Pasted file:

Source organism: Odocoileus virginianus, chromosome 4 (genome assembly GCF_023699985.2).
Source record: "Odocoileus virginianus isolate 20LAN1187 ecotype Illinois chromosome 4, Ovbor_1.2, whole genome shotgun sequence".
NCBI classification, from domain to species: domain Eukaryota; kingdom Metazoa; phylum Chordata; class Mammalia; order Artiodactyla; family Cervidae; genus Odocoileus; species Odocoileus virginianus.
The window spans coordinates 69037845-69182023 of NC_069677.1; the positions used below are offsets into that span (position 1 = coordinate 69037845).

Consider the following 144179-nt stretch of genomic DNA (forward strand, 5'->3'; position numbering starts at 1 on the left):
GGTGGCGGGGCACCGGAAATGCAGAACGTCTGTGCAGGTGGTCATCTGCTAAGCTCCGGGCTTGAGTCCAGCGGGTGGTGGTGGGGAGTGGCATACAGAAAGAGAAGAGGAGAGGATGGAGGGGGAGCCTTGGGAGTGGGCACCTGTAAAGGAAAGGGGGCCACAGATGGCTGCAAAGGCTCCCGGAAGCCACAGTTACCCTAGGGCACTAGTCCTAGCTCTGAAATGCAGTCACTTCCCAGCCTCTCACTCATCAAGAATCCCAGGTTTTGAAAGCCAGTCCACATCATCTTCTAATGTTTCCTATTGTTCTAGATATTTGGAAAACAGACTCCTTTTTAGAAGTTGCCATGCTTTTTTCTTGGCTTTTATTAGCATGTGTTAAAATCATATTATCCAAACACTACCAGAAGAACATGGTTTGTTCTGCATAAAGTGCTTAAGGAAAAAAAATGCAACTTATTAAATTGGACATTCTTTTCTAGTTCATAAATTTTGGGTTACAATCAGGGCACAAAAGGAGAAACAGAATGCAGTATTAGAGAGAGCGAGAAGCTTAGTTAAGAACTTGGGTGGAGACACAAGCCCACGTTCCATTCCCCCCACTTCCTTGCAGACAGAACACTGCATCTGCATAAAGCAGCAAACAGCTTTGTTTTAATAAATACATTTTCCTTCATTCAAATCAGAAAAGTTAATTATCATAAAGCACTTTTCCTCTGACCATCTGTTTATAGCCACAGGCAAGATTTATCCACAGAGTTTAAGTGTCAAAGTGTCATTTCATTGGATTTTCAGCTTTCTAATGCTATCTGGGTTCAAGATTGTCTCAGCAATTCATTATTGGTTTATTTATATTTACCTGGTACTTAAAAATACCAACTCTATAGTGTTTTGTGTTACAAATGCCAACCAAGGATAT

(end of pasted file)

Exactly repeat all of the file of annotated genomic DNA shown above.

Source organism: Odocoileus virginianus, chromosome 4 (genome assembly GCF_023699985.2).
Source record: "Odocoileus virginianus isolate 20LAN1187 ecotype Illinois chromosome 4, Ovbor_1.2, whole genome shotgun sequence".
NCBI classification, from domain to species: domain Eukaryota; kingdom Metazoa; phylum Chordata; class Mammalia; order Artiodactyla; family Cervidae; genus Odocoileus; species Odocoileus virginianus.
The window spans coordinates 69037845-69182023 of NC_069677.1; the positions used below are offsets into that span (position 1 = coordinate 69037845).

Consider the following 144179-nt stretch of genomic DNA (forward strand, 5'->3'; position numbering starts at 1 on the left):
GGTGGCGGGGCACCGGAAATGCAGAACGTCTGTGCAGGTGGTCATCTGCTAAGCTCCGGGCTTGAGTCCAGCGGGTGGTGGTGGGGAGTGGCATACAGAAAGAGAAGAGGAGAGGATGGAGGGGGAGCCTTGGGAGTGGGCACCTGTAAAGGAAAGGGGGCCACAGATGGCTGCAAAGGCTCCCGGAAGCCACAGTTACCCTAGGGCACTAGTCCTAGCTCTGAAATGCAGTCACTTCCCAGCCTCTCACTCATCAAGAATCCCAGGTTTTGAAAGCCAGTCCACATCATCTTCTAATGTTTCCTATTGTTCTAGATATTTGGAAAACAGACTCCTTTTTAGAAGTTGCCATGCTTTTTTCTTGGCTTTTATTAGCATGTGTTAAAATCATATTATCCAAACACTACCAGAAGAACATGGTTTGTTCTGCATAAAGTGCTTAAGGAAAAAAAATGCAACTTATTAAATTGGACATTCTTTTCTAGTTCATAAATTTTGGGTTACAATCAGGGCACAAAAGGAGAAACAGAATGCAGTATTAGAGAGAGCGAGAAGCTTAGTTAAGAACTTGGGTGGAGACACAAGCCCACGTTCCATTCCCCCCACTTCCTTGCAGACAGAACACTGCATCTGCATAAAGCAGCAAACAGCTTTGTTTTAATAAATACATTTTCCTTCATTCAAATCAGAAAAGTTAATTATCATAAAGCACTTTTCCTCTGACCATCTGTTTATAGCCACAGGCAAGATTTATCCACAGAGTTTAAGTGTCAAAGTGTCATTTCATTGGATTTTCAGCTTTCTAATGCTATCTGGGTTCAAGATTGTCTCAGCAATTCATTATTGGTTTATTTATATTTACCTGGTACTTAAAAATACCAACTCTATAGTGTTTTGTGTTACAAATGCCAACCAAGGATAT